Date: May 2012
Creator: Indrakanti, Saratchandra
Partner: UNT Libraries

The Global Structure of Iterated Function Systems

Description: I study sets of attractors and non-attractors of finite iterated function systems. I provide examples of compact sets which are attractors of iterated function systems as well as compact sets which are not attractors of any iterated function system. I show that the set of all attractors is a dense Fs set and the space of all non-attractors is a dense Gd set it the space of all non-empty compact subsets of a space X. I also investigate the small trans-finite inductive dimension of the space of all attractors of iterated function systems generated by similarity maps on [0,1].
Date: May 2009
Creator: Snyder, Jason Edward
Partner: UNT Libraries

The Global Village Playground: A qualitative case study of designing an ARG as a capstone learning experience.

Description: The Global Village Playground (GVP) was a capstone learning experience designed to address institutional assessment needs while providing an integrated, contextualized, and authentic learning experience for students. In the GVP, students work on simulated and real-world problems as a design team tasked with developing an alternate reality game that makes an impact on the United Nations Millennium Development Goals. The purpose of this study was to evaluate the effectiveness of the design of the GVP as a capstone experience. The research design follows a qualitative case study approach to gather and analyze data collected from the instructors and students participating in the pilot implementation of the GVP. Results of the study show predominantly favorable reactions to various aspects of the course and its design. Students reported to have learned the most through interactions with peers and through applying and integrating knowledge in developing the alternate reality game that was the central problem scenario for the course. What students demonstrated to have learned included knowledge construction, social responsibility, open-mindedness, big picture thinking, and an understanding of their relationship to the larger society and world in which they live. Challenges that resulted from the design included the amount of necessary to build consensus and then develop an overarching game concept, the tension between guided and directed instruction, and the need to foster greater interdependence among students while encouraging them to become more self-directed.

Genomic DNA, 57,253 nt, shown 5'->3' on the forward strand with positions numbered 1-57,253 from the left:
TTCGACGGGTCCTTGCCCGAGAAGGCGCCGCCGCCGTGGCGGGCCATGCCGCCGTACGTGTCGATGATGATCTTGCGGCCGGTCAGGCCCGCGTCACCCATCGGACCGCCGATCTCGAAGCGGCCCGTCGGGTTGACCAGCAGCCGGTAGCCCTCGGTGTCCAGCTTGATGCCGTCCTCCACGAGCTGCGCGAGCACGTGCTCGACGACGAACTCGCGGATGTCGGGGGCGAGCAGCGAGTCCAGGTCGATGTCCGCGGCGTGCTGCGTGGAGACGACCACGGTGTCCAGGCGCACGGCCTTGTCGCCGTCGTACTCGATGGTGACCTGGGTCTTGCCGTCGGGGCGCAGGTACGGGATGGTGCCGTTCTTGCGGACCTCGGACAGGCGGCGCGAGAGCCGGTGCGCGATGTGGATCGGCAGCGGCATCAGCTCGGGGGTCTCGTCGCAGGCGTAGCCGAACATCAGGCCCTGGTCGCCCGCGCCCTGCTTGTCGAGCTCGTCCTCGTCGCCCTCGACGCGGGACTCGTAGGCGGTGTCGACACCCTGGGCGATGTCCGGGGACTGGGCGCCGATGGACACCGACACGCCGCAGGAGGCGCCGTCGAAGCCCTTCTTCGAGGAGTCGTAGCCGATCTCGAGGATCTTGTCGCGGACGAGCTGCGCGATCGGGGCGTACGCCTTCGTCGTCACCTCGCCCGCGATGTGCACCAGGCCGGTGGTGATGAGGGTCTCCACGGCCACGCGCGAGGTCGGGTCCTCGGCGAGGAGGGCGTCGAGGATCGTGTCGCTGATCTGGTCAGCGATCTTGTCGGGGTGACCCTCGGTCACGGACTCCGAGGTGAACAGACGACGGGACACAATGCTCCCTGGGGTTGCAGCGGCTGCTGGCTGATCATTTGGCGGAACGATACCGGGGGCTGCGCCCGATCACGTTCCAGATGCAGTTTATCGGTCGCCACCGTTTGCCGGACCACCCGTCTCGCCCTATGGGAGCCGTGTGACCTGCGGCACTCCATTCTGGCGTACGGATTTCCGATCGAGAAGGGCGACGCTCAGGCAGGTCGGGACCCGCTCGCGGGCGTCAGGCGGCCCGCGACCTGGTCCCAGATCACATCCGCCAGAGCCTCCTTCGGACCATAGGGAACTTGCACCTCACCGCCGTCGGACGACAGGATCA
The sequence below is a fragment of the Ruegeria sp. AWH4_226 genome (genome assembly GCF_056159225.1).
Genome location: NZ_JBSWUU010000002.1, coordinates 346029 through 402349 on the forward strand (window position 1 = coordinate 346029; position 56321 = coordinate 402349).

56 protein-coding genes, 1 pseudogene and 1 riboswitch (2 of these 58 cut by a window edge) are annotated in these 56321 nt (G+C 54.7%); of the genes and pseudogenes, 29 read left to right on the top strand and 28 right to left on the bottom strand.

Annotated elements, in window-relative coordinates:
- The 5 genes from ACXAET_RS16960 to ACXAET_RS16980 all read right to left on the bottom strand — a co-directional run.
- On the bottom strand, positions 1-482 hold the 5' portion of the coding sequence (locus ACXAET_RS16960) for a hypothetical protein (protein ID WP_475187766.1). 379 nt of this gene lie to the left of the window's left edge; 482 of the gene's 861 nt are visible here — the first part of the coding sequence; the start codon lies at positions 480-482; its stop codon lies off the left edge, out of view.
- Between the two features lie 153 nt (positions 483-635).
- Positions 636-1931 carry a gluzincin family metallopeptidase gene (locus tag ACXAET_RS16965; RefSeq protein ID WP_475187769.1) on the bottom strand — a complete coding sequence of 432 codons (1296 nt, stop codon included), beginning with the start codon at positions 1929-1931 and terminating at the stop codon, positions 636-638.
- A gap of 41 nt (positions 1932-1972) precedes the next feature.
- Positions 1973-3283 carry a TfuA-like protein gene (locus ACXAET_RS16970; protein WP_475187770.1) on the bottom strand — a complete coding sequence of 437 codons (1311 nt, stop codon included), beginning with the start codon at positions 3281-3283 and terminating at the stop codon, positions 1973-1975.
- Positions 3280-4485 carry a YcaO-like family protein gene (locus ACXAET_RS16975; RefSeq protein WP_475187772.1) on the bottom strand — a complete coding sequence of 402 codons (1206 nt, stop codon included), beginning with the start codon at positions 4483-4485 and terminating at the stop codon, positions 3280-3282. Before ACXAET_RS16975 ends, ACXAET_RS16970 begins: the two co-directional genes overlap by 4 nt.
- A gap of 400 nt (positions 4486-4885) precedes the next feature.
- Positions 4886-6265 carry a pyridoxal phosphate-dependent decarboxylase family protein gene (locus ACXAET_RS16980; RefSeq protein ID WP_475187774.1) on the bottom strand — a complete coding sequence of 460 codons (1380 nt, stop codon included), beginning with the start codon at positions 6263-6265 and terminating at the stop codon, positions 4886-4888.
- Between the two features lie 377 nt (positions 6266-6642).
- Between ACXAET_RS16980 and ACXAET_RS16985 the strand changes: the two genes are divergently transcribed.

Date: May 2009
Creator: Dondlinger, Mary Jo
Partner: UNT Libraries

Globally Distributed Agile Teams: An Exploratory Study of the Dimensions Contributing to Successful Team Configuration

Description: Drawing upon configurational theory, work group design research, virtualness concepts, and the software agility literature, the purpose of this study was to provide a starting point for theorizing about the successful configuration of globally distributed agile teams by exploring the dimensions of team structure, virtualness, and agility. Due to the complex nature of this topic, the need to examine the phenomenon within its natural setting, and the limited amount of research that has been conducted in this particular area, this study adopted an embedded multiple-case research design. The primary data collection method consisted of semi-structured interviews involving members of globally distributed agile teams within three U.S. based organizations with members located in distributed sights in multiple countries. Additional data were collected from archival records. Within-case and cross-analysis was conducted using qualitative data analysis software. This study provides a starting point for answering the question of how the configuration of globally distributed agile teams differs from the configuration of other types of globally distributed teams; it synthesizes past research and findings into a comprehensive theoretical framework; it provides a starting point for theorizing about the successful configuration of globally distributed agile teams; it helps practitioners to identify and address the challenges related to the configuration of globally distributed agile teams; and it presents a set of best practices which will inform organizations on how to configure their globally distributed agile teams.
Date: December 2008
Creator: Sharp, Jason H.
Partner: UNT Libraries

The glocalization and acculturation of HIV/AIDS: The role of communication in the control and prevention of the epidemic in Uganda.